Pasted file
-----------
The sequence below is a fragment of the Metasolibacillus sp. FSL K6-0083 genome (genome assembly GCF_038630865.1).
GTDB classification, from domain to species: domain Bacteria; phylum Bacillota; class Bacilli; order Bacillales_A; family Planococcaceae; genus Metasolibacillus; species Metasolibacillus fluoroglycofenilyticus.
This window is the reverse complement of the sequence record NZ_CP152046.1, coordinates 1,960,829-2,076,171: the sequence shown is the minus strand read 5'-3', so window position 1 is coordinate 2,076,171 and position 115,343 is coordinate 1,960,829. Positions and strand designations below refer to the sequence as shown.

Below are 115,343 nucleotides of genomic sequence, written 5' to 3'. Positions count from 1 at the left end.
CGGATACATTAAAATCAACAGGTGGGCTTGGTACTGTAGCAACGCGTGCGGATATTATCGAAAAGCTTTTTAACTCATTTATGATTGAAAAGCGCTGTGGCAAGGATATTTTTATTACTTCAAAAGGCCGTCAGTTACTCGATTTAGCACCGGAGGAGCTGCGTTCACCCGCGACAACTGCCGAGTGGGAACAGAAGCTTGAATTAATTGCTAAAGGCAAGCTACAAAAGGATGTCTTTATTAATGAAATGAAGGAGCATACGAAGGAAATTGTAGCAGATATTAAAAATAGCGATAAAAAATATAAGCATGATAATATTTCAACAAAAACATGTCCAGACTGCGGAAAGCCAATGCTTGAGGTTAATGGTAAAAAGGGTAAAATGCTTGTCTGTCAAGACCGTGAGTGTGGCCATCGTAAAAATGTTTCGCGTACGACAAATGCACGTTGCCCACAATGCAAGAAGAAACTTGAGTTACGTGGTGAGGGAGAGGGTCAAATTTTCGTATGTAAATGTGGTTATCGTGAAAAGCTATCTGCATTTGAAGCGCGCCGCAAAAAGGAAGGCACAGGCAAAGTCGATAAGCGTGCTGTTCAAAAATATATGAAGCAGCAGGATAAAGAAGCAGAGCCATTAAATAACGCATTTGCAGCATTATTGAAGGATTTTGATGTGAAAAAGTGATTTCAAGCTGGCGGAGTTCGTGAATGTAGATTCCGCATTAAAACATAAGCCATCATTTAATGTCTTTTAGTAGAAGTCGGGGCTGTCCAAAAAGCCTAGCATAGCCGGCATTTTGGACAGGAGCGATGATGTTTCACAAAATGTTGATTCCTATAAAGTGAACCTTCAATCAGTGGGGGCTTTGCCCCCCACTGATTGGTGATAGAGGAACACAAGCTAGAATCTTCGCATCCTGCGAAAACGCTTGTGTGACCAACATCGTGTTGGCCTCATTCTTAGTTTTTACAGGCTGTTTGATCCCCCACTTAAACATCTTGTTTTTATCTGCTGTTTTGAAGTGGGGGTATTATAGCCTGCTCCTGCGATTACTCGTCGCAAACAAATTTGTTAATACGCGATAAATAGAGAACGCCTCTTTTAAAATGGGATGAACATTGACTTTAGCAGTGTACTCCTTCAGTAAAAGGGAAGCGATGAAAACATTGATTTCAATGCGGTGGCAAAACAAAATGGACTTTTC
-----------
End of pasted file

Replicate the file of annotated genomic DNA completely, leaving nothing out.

The sequence below is a fragment of the Metasolibacillus sp. FSL K6-0083 genome (genome assembly GCF_038630865.1).
GTDB classification, from domain to species: domain Bacteria; phylum Bacillota; class Bacilli; order Bacillales_A; family Planococcaceae; genus Metasolibacillus; species Metasolibacillus fluoroglycofenilyticus.
This window is the reverse complement of the sequence record NZ_CP152046.1, coordinates 1,960,829-2,076,171: the sequence shown is the minus strand read 5'-3', so window position 1 is coordinate 2,076,171 and position 115,343 is coordinate 1,960,829. Positions and strand designations below refer to the sequence as shown.

Below are 115,343 nucleotides of genomic sequence, written 5' to 3'. Positions count from 1 at the left end.
CGGATACATTAAAATCAACAGGTGGGCTTGGTACTGTAGCAACGCGTGCGGATATTATCGAAAAGCTTTTTAACTCATTTATGATTGAAAAGCGCTGTGGCAAGGATATTTTTATTACTTCAAAAGGCCGTCAGTTACTCGATTTAGCACCGGAGGAGCTGCGTTCACCCGCGACAACTGCCGAGTGGGAACAGAAGCTTGAATTAATTGCTAAAGGCAAGCTACAAAAGGATGTCTTTATTAATGAAATGAAGGAGCATACGAAGGAAATTGTAGCAGATATTAAAAATAGCGATAAAAAATATAAGCATGATAATATTTCAACAAAAACATGTCCAGACTGCGGAAAGCCAATGCTTGAGGTTAATGGTAAAAAGGGTAAAATGCTTGTCTGTCAAGACCGTGAGTGTGGCCATCGTAAAAATGTTTCGCGTACGACAAATGCACGTTGCCCACAATGCAAGAAGAAACTTGAGTTACGTGGTGAGGGAGAGGGTCAAATTTTCGTATGTAAATGTGGTTATCGTGAAAAGCTATCTGCATTTGAAGCGCGCCGCAAAAAGGAAGGCACAGGCAAAGTCGATAAGCGTGCTGTTCAAAAATATATGAAGCAGCAGGATAAAGAAGCAGAGCCATTAAATAACGCATTTGCAGCATTATTGAAGGATTTTGATGTGAAAAAGTGATTTCAAGCTGGCGGAGTTCGTGAATGTAGATTCCGCATTAAAACATAAGCCATCATTTAATGTCTTTTAGTAGAAGTCGGGGCTGTCCAAAAAGCCTAGCATAGCCGGCATTTTGGACAGGAGCGATGATGTTTCACAAAATGTTGATTCCTATAAAGTGAACCTTCAATCAGTGGGGGCTTTGCCCCCCACTGATTGGTGATAGAGGAACACAAGCTAGAATCTTCGCATCCTGCGAAAACGCTTGTGTGACCAACATCGTGTTGGCCTCATTCTTAGTTTTTACAGGCTGTTTGATCCCCCACTTAAACATCTTGTTTTTATCTGCTGTTTTGAAGTGGGGGTATTATAGCCTGCTCCTGCGATTACTCGTCGCAAACAAATTTGTTAATACGCGATAAATAGAGAACGCCTCTTTTAAAATGGGATGAACATTGACTTTAGCAGTGTACTCCTTCAGTAAAAGGGAAGCGATGAAAACATTGATTTCAATGCGGTGGCAAAACAAAATGGACTTTTC